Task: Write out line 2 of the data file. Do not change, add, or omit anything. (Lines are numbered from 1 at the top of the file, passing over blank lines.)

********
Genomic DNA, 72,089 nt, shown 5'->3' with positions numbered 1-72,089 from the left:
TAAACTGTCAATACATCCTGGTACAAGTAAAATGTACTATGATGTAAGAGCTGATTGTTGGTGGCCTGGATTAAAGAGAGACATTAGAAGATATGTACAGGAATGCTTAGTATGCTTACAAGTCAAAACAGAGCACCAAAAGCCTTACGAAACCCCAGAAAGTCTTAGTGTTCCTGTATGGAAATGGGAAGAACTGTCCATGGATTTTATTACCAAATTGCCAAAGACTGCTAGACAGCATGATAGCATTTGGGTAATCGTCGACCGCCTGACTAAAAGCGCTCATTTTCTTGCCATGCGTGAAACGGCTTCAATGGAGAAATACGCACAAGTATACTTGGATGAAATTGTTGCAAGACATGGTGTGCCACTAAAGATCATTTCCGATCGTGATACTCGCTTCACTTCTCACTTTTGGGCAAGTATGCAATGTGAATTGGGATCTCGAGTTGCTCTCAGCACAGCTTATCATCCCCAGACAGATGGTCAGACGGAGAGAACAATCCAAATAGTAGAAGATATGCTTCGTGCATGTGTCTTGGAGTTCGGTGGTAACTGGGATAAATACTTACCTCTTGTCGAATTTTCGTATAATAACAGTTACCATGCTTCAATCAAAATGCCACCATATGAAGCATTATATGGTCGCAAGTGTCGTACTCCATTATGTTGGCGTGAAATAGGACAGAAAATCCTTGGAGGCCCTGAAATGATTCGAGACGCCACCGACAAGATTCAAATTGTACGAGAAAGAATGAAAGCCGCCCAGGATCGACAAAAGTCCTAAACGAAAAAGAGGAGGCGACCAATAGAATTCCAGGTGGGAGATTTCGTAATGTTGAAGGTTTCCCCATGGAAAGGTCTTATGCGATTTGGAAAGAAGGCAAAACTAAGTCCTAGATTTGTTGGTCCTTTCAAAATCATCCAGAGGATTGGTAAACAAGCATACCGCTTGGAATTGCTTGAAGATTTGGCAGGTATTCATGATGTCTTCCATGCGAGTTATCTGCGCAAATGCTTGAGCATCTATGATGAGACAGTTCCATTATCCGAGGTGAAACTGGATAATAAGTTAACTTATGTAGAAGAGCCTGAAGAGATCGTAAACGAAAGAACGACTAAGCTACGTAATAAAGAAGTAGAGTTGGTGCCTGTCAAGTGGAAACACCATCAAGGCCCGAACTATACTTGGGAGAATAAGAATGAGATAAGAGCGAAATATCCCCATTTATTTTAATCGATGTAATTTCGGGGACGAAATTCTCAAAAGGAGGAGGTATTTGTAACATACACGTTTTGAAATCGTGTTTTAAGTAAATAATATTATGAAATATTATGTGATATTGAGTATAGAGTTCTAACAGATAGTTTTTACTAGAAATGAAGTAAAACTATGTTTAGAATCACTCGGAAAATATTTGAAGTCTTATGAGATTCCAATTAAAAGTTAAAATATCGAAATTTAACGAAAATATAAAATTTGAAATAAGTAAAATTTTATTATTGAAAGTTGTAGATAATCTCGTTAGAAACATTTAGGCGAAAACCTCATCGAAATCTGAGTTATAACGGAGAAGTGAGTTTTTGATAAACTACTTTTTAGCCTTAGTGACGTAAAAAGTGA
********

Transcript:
TAAACTGTCAATACATCCTGGTACAAGTAAAATGTACTATGATGTAAGAGCTGATTGTTGGTGGCCTGGATTAAAGAGAGACATTAGAAGATATGTACAGGAATGCTTAGTATGCTTACAAGTCAAAACAGAGCACCAAAAGCCTTACGAAACCCCAGAAAGTCTTAGTGTTCCTGTATGGAAATGGGAAGAACTGTCCATGGATTTTATTACCAAATTGCCAAAGACTGCTAGACAGCATGATAGCATTTGGGTAATCGTCGACCGCCTGACTAAAAGCGCTCATTTTCTTGCCATGCGTGAAACGGCTTCAATGGAGAAATACGCACAAGTATACTTGGATGAAATTGTTGCAAGACATGGTGTGCCACTAAAGATCATTTCCGATCGTGATACTCGCTTCACTTCTCACTTTTGGGCAAGTATGCAATGTGAATTGGGATCTCGAGTTGCTCTCAGCACAGCTTATCATCCCCAGACAGATGGTCAGACGGAGAGAACAATCCAAATAGTAGAAGATATGCTTCGTGCATGTGTCTTGGAGTTCGGTGGTAACTGGGATAAATACTTACCTCTTGTCGAATTTTCGTATAATAACAGTTACCATGCTTCAATCAAAATGCCACCATATGAAGCATTATATGGTCGCAAGTGTCGTACTCCATTATGTTGGCGTGAAATAGGACAGAAAATCCTTGGAGGCCCTGAAATGATTCGAGACGCCACCGACAAGATTCAAATTGTACGAGAAAGAATGAAAGCCGCCCAGGATCGACAAAAGTCCTAAACGAAAAAGAGGAGGCGACCAATAGAATTCCAGGTGGGAGATTTCGTAATGTTGAAGGTTTCCCCATGGAAAGGTCTTATGCGATTTGGAAAGAAGGCAAAACTAAGTCCTAGATTTGTTGGTCCTTTCAAAATCATCCAGAGGATTGGTAAACAAGCATACCGCTTGGAATTGCTTGAAGATTTGGCAGGTATTCATGATGTCTTCCATGCGAGTTATCTGCGCAAATGCTTGAGCATCTATGATGAGACAGTTCCATTATCCGAGGTGAAACTGGATAATAAGTTAACTTATGTAGAAGAGCCTGAAGAGATCGTAAACGAAAGAACGACTAAGCTACGTAATAAAGAAGTAGAGTTGGTGCCTGTCAAGTGGAAACACCATCAAGGCCCGAACTATACTTGGGAGAATAAGAATGAGATAAGAGCGAAATATCCCCATTTATTTTAATCGATGTAATTTCGGGGACGAAATTCTCAAAAGGAGGAGGTATTTGTAACATACACGTTTTGAAATCGTGTTTTAAGTAAATAATATTATGAAATATTATGTGATATTGAGTATAGAGTTCTAACAGATAGTTTTTACTAGAAATGAAGTAAAACTATGTTTAGAATCACTCGGAAAATATTTGAAGTCTTATGAGATTCCAATTAAAAGTTAAAATATCGAAATTTAACGAAAATATAAAATTTGAAATAAGTAAAATTTTATTATTGAAAGTTGTAGATAATCTCGTTAGAAACATTTAGGCGAAAACCTCATCGAAATCTGAGTTATAACGGAGAAGTGAGTTTTTGATAAACTACTTTTTAGCCTTAGTGACGTAAAAAGTGA